The construction sector has become a sacred cow in this country. Development permits are being issued one after the other at an ever increasing pace and the more permits that are issued the bigger this sector will get, the more contractors will invest in machinery and the more people will end up working in this field. 

In other words, we are creating a dependency. The bigger we let the sector grow, the more dependent we become on it. We are already at a point where we are saying that if something were to happen to the construction sector, the Maltese economy would collapse. And this is probably true. This is not simply the way of things, this is a situation we have effectively created ourselves. 

Naturally, construction per se is important as human beings have this need to change the spaces they live in. This has always been true of societies and will continue to remain so. However, it is one thing changing the space in which one lives in a rational and sustainable way and it is quite another changing the space one lives in for its own sake to create an economy based on construction. 

Mark Anthony Falzon, anthropologist and Head of the Sociology Department at the University of Malta, said that “construction in our country is not a means through which we create spaces to live in, it is a way to keep the wheel turning.” 

Prof. Falzon said that “when you have a sector that is so lucrative, with big sums of money and large profits involved, there is bound to be a strong link with politics”. He believes that no political party in Malta will dare cross swords with developers. This is because “it is the developers who are bankrolling the political campaigns; if you care to note how the representative of the Nationalist Party votes in MEPA sittings, you will realise that he consistently votes like the representatives of Government”.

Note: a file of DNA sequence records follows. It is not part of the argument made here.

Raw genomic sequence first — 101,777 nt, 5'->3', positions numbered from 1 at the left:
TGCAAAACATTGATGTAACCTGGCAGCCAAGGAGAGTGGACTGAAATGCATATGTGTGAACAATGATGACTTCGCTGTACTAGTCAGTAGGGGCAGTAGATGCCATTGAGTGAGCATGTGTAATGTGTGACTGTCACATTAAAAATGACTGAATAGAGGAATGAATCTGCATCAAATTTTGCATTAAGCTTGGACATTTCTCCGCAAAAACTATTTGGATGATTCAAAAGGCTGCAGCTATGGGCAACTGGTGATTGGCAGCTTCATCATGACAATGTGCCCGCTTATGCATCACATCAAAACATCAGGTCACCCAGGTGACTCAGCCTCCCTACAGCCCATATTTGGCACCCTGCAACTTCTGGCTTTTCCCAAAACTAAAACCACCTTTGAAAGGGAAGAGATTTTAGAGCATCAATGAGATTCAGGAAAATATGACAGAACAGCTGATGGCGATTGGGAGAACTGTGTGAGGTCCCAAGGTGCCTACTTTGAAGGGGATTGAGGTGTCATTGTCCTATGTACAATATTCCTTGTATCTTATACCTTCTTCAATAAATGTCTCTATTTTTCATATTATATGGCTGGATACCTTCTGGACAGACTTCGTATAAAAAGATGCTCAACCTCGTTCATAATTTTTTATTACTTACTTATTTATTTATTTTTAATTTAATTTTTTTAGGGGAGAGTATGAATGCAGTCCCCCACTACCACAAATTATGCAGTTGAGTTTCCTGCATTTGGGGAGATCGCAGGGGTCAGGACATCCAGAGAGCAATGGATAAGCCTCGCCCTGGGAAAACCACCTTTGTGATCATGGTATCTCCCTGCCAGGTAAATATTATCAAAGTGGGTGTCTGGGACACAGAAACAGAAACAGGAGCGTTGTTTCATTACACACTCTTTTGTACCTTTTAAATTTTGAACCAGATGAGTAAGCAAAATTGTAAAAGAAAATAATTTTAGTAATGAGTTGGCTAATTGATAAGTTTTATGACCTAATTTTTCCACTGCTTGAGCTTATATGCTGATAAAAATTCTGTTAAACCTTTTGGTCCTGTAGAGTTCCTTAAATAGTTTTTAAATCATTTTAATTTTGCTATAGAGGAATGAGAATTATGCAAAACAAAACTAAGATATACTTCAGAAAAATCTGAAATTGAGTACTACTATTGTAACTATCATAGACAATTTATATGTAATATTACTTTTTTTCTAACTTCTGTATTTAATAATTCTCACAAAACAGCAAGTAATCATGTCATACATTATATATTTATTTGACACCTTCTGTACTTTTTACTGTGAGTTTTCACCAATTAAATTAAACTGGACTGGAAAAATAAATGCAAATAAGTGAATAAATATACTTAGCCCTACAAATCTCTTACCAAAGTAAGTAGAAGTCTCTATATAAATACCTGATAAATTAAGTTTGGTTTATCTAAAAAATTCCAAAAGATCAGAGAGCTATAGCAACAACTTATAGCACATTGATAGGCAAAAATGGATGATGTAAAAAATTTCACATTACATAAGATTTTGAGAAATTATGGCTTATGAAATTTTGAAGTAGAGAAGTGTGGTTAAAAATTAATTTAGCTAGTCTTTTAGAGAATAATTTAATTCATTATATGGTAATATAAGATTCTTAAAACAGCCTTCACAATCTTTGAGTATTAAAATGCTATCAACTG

Professor Falzon believes that one of the reasons is that “as things stand (for party financing reasons), neither one of the two main big parties can fail to actively curry favour with the construction sector”. 

Apart from this, we are constantly hearing and reading about the phenomenon of “overdevelopment”. We are not going to beat about the bush. We hazard to say that there is already so much overdevelopment that we have lost the sense of stability; the sense of continuity within the landscape has completely been lost. 

By continuity we do not mean to say that nothing should be changed, but if we do change things we should do it in a reasonable way and not bring down structures that have historical value. Continuity allows people to relate to the physical environment. 

A number of people are feeling that, yes, we are living through a period of overdevelopment and this is hindering us from relating to our surroundings. When we lose contact with what surrounds us, development ceases to be sustainable. People are realising that the concept of a sustainable physical environment is not being adhered to; instead the physical environment is being exploited for the instant satisfaction of making money.